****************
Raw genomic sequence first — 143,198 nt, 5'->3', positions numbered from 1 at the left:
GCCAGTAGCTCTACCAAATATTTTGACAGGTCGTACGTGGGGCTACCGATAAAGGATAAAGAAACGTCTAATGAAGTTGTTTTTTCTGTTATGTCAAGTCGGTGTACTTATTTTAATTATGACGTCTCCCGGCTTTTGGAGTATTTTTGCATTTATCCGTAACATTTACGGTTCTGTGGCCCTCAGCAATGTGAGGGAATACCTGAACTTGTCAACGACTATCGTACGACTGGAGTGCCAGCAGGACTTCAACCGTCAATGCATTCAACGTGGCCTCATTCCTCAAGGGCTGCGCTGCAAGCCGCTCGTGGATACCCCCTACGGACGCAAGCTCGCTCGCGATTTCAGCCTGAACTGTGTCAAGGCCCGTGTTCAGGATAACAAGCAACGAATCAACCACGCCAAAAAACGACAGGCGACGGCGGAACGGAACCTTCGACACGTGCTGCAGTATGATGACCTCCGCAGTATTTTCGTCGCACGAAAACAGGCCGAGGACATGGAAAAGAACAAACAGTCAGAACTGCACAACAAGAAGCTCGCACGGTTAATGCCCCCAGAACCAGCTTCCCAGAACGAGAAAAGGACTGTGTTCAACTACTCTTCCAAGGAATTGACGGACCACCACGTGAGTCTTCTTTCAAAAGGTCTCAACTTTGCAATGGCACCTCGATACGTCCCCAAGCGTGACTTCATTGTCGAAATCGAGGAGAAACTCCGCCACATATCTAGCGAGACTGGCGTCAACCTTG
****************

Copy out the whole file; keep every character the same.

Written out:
Raw genomic sequence first — 143,198 nt, 5'->3', positions numbered from 1 at the left:
GCCAGTAGCTCTACCAAATATTTTGACAGGTCGTACGTGGGGCTACCGATAAAGGATAAAGAAACGTCTAATGAAGTTGTTTTTTCTGTTATGTCAAGTCGGTGTACTTATTTTAATTATGACGTCTCCCGGCTTTTGGAGTATTTTTGCATTTATCCGTAACATTTACGGTTCTGTGGCCCTCAGCAATGTGAGGGAATACCTGAACTTGTCAACGACTATCGTACGACTGGAGTGCCAGCAGGACTTCAACCGTCAATGCATTCAACGTGGCCTCATTCCTCAAGGGCTGCGCTGCAAGCCGCTCGTGGATACCCCCTACGGACGCAAGCTCGCTCGCGATTTCAGCCTGAACTGTGTCAAGGCCCGTGTTCAGGATAACAAGCAACGAATCAACCACGCCAAAAAACGACAGGCGACGGCGGAACGGAACCTTCGACACGTGCTGCAGTATGATGACCTCCGCAGTATTTTCGTCGCACGAAAACAGGCCGAGGACATGGAAAAGAACAAACAGTCAGAACTGCACAACAAGAAGCTCGCACGGTTAATGCCCCCAGAACCAGCTTCCCAGAACGAGAAAAGGACTGTGTTCAACTACTCTTCCAAGGAATTGACGGACCACCACGTGAGTCTTCTTTCAAAAGGTCTCAACTTTGCAATGGCACCTCGATACGTCCCCAAGCGTGACTTCATTGTCGAAATCGAGGAGAAACTCCGCCACATATCTAGCGAGACTGGCGTCAACCTTG